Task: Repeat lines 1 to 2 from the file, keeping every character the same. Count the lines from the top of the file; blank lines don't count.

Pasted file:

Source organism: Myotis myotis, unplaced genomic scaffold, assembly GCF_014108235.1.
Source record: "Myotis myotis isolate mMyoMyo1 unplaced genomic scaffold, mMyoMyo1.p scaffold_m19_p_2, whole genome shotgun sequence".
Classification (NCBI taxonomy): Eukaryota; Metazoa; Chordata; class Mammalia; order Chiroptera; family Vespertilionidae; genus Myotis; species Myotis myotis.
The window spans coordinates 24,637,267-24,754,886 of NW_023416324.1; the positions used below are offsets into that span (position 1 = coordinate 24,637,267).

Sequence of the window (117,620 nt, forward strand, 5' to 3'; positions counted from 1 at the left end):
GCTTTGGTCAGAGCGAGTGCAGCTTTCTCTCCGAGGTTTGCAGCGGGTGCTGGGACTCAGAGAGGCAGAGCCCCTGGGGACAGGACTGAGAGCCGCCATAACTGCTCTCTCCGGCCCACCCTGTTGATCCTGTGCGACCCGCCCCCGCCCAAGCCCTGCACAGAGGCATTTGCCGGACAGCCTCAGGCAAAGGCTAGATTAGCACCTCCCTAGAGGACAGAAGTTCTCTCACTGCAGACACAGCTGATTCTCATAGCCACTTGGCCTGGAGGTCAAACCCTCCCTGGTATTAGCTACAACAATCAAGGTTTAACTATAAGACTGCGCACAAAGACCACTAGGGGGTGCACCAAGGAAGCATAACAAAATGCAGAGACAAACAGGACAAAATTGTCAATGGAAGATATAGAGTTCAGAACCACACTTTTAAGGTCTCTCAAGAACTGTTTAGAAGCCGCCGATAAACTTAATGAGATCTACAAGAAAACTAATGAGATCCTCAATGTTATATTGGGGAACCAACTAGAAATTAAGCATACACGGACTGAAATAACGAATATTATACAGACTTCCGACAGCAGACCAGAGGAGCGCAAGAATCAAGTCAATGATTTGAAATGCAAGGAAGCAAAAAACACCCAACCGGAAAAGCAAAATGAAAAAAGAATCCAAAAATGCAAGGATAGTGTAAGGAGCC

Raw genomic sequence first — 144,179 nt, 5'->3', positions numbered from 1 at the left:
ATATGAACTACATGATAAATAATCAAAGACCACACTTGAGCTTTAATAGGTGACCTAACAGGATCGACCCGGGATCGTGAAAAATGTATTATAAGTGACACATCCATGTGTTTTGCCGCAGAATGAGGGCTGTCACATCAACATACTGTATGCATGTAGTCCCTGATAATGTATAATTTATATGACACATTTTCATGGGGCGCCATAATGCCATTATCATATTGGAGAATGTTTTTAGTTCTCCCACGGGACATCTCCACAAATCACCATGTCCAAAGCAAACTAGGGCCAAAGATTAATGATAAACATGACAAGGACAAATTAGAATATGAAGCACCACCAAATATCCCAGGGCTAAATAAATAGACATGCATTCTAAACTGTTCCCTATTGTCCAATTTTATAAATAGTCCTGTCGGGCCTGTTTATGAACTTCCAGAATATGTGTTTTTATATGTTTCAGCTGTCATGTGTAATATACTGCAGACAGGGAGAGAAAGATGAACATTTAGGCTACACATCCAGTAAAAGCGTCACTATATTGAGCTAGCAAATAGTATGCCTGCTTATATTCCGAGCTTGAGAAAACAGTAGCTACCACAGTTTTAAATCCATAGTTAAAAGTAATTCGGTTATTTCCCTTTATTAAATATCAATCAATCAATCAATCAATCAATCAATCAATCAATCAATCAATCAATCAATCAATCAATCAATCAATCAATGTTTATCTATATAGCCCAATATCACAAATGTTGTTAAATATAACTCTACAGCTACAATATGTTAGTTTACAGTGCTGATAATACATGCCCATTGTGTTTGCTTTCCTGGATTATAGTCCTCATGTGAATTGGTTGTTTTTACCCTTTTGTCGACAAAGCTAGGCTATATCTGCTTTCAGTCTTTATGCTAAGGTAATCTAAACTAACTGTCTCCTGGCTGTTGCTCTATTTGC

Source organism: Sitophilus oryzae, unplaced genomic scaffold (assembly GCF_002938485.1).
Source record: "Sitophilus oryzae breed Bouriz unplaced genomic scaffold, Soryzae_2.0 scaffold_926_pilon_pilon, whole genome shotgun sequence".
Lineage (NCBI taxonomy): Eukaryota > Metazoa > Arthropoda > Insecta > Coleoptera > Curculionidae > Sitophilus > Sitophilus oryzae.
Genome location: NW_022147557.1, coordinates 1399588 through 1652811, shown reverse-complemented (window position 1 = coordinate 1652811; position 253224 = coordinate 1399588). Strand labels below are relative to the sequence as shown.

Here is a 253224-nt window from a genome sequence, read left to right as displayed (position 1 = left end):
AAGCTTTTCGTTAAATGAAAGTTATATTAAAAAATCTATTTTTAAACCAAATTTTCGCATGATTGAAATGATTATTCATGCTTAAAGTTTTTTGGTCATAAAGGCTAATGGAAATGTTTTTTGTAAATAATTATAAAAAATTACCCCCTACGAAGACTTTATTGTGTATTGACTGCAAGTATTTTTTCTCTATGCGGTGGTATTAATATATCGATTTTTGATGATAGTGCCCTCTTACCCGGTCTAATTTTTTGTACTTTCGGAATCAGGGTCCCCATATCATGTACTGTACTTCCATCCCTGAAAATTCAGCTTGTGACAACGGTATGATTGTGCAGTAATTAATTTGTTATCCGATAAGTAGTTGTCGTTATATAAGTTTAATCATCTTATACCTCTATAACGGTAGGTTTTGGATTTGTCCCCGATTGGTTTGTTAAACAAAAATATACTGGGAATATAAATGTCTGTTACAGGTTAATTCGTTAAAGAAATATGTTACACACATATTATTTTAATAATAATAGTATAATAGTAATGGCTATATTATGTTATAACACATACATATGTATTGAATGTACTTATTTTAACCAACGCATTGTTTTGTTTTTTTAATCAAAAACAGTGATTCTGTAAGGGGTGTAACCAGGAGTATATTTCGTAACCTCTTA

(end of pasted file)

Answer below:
Source organism: Myotis myotis, unplaced genomic scaffold, assembly GCF_014108235.1.
Source record: "Myotis myotis isolate mMyoMyo1 unplaced genomic scaffold, mMyoMyo1.p scaffold_m19_p_2, whole genome shotgun sequence".